Pulp and Paper Canada

News Paper Pulp
Northern Pulp granted permanent injunction to stop fishermen barricade

January 29, 2019  By P&PC Staff

January 29, 2019 – Northern Pulp has won a permanent injunction to stop fishermen in Nova Scotia from blocking its boats from completing survey work for its proposed effluent drainage pipeline in the Northumberland Strait. 

The Canadian Press reports that Nova Scotia Supreme Court Justic Josh Arnold approved the injunction, which Northern Pulp applied for earlier today. It prevents the fishermen from blocking boats in the strait, as well as in Pictou Harbour and Caribou Channel.

The Abercrombie, Nova Scotia–based Northern Pulp has been ordered by the Nova Scotia government to stop diverting its effluent through the nearby Pictou Landing First Nations reserve, which sees untreated effluent piped into the Boat Harbour facility before being emptied into the strait. Following a public consultation, the mill was given five years come up with a new plan, with the deadline coming up in January 2020. Stephen McNeil premier of Nova Scotia, has said his government will not amend the deadline, but that if a public consensus results in a desire to change the legislation, he would be open to it.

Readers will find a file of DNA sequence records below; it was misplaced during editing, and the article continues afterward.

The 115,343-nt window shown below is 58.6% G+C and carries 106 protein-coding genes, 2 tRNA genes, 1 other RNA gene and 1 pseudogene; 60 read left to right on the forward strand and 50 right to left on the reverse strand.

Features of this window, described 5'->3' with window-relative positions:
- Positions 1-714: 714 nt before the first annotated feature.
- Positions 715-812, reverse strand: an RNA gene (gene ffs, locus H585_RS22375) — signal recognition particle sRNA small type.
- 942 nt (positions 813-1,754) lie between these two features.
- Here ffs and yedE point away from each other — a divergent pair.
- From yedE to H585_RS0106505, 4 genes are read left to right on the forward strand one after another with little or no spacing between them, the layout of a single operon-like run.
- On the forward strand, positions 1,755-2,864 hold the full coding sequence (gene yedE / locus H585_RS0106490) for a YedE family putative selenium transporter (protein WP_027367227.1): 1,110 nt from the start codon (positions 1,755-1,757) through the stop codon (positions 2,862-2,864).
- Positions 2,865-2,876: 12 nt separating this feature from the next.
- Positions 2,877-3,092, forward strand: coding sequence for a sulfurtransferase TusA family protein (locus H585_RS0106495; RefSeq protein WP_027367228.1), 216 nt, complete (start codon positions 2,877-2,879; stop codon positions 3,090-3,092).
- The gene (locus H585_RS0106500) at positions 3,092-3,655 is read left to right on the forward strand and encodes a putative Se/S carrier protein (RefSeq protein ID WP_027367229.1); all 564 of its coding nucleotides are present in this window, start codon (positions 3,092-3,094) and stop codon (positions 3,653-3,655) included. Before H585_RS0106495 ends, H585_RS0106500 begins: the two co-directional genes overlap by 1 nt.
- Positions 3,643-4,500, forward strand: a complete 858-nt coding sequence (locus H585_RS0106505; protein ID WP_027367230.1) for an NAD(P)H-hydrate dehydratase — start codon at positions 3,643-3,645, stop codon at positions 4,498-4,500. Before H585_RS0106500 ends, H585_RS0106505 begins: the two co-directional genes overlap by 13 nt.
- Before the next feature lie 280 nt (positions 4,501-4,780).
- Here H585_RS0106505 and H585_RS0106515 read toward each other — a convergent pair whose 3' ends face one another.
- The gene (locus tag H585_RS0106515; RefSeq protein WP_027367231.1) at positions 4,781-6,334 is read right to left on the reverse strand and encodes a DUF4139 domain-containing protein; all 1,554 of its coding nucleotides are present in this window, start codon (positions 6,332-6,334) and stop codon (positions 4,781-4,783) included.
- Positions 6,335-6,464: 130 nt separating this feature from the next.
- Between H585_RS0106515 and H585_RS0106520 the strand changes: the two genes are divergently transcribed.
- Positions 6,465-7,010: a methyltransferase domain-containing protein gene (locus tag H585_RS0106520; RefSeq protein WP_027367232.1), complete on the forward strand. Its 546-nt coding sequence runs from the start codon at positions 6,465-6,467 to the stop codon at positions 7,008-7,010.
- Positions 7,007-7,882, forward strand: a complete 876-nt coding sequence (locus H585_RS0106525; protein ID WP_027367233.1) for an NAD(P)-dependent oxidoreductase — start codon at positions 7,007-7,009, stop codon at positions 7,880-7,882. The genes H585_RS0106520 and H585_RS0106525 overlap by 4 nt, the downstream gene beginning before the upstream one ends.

Related news
Nova Scotia foresters concerned as Northern Pulp deadline looms
Northern Pulp: Fishermen’s group ‘appalled’ about lack of transparency
Northern Pulp to submit effluent treatment plan by end of January

Northern Pulp’s proposed plan has the effluent treatment on-site at the mill, with a mostly land-based pipeline leading to a terminus at Caribou Point – which the mill says has deep waters to make it more ideal for dilution. The local fishermen and the Friends of Northumberland Strait say that the pipe is a threat to their livelihood and the environment. In October, fishermen blocked the mill’s survey work of the strait using boat barricades, before a temporary injunction was granted in December.

Northern Pulp intends to submit its plan for the replacement of its Boat Harbour effluent treatment facility by the end of January to Nova Scotia’s Department of Environment, which will kick-start the province’s own environmental assessment.

Print this page


Stories continue below